The next two chapters step away from the national conservative talk radio scene and look at other important issues. One of these chapters discusses why Leftwing talk radio has failed to take off, including the failure of Air America and the inability of other hosts like Jim Hightower to find a real national voice on the scale of their conservative rivals. Activists can learn much from Lucas’ discussion of the role local radio hosts played in rallying conservatives to oppose overreaches by state governments, such as the 2001 Tennessee Tax Revolt and the Citizen Gabriel affair in Oregon in 2007.
The final chapter of this book steps back to the national conservative talk radio scene again and discusses events in the genre’s history in the most recent times. Particular attention is paid to the rise of the Tea Party and the talkers who led the charge, especially Mark Levin, Glenn Beck, and as usual, Rush Limbaugh. The final major event in this book is the 2010 election, when conservatives played a decisive role in returning the Republican Party to power in the House with the largest majority either party had enjoyed since the Truman administration, as well as a gain of seven Senate seats, which brought the GOP close but only a few seats shy of a majority. As part of this, he notes the role talk radio played in garnering support for Scott Brown, Marco Rubio, and Rand Paul, which might be the most tangible results of its efforts during this election.
Fred Lucas has written an excellent book. He has researched his topic thoroughly, and it shows when you look at the bibliography. He relies extensively on primary sources to build his narrative, so you are getting to hear what the major players actually said, not some third-party account written some time after the fact. There is much to learn in this book for everyone, and I feel comfortable saying that I feel much more educated on the subject now than I did before reading the book. While some might criticize it for not being a “scholarly” history in its general, Lucas is not writing to please a small Ivory Tower clique. He is writing for the general public, and he does this job well. He writes about a subject conservatives need to know about, and he does it in a very readable and accessible way. This is no mean feat for a work of history.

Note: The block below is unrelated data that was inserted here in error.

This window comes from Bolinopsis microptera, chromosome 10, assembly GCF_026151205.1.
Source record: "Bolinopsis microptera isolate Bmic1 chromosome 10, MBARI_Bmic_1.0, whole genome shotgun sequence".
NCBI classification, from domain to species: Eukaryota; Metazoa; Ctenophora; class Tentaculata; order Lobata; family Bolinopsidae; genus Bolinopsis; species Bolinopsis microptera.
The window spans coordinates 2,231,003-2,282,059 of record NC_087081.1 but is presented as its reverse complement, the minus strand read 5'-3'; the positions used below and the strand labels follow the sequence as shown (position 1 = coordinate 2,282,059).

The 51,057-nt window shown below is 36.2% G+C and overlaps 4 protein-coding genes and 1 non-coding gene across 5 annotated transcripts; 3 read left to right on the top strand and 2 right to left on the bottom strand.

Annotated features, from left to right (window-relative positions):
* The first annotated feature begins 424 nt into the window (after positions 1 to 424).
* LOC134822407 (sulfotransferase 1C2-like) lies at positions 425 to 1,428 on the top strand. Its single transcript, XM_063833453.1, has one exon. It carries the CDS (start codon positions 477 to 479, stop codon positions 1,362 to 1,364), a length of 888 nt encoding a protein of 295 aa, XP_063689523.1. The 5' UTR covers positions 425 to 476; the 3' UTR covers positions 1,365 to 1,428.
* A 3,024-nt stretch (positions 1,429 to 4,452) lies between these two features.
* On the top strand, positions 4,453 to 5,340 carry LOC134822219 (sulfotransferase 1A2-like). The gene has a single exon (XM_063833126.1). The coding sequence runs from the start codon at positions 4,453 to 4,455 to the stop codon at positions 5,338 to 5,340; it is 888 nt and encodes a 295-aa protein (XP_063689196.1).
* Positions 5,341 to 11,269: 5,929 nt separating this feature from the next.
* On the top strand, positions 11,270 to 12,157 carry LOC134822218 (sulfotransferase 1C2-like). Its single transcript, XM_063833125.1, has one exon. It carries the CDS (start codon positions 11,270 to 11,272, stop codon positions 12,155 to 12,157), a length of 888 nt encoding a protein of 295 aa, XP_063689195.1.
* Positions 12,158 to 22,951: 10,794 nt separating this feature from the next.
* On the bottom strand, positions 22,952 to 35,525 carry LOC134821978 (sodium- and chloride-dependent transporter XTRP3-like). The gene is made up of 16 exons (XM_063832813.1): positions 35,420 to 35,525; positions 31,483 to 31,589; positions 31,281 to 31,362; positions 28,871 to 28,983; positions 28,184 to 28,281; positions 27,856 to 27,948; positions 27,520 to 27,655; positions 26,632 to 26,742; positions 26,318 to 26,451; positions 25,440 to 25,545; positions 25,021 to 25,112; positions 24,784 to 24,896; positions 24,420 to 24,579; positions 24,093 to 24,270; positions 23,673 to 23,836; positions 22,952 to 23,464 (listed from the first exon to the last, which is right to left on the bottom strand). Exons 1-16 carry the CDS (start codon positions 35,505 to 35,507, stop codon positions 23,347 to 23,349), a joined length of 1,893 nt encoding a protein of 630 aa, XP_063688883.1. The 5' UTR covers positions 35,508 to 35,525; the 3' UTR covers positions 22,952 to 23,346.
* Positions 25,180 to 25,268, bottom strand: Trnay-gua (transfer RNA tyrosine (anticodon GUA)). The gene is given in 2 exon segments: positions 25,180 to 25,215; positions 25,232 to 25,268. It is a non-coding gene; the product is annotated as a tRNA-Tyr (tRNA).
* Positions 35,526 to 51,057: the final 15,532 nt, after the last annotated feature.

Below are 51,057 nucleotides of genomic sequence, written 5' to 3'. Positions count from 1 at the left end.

With all this said, it is important to note that this is not a perfect book. In addition to not discussing the role talk radio played in the opposition to the bailouts and TARP, Lucas also fails to provide a true conclusion to this book. The book merely ends off with the section discussing Glenn Beck. Also, it is apparent that this book should have gone through an extra round of proofreading and editing. There are several typographical errors throughout it, along with a few awkward phrases. The book also comes off as something of an extended op-ed column at times. One should not blame Lucas too much for either of these two things. He is a journalist, so writing in such a way is his style. As for the editing and proofreading, when a person writes a long work such as this, it is entirely expected that it will not be perfect, and editors are the people who are specifically paid to single out and fix these issues.
Stylistic concerns are ultimately minor as long as a book is readable–and this one certainly is–and whatever issues there are with the substance do not prevent a person from getting a good understanding the overall narrative. In all, this is a book that belongs on the shelf of any conservative who wants to learn about the history of talk radio, and the lessons here can easily be applied to our own time and the future. Lucas takes a subject that has not been studied much before at this length, and he chronicles it in a way that almost anyone can follow. His writing style is exciting to read, and he maintains its consistently good quality throughout the book. Whatever my criticisms of this book are, they are dwarfed by my praise for it. It is a work that is absolutely worth buying, and it has not been a consistent top seller in books on radio on Amazon.com for nothing.
I give it a rating of 4 out of 5.
Mr. Lucas was kind enough to join me for an interview about this book. In our discussion, we talk about the role talk radio has played in the defeat of Eric Cantor and the rise of Chris McDaniel in the Mississippi Republican Primary against Thad Cochran. Of course, we also discuss in depth just what Lucas’ book is about. I do apologize for the quality of the recording. It is from my computer’s microphone, and the interview was done via Google Voice. Occasionally, you might hear some stuff moving around on my desk as well.
In addition to your thoughts on this review and interview, I am interested in seeing how you feel about reviewing more books in the future. Thoughts?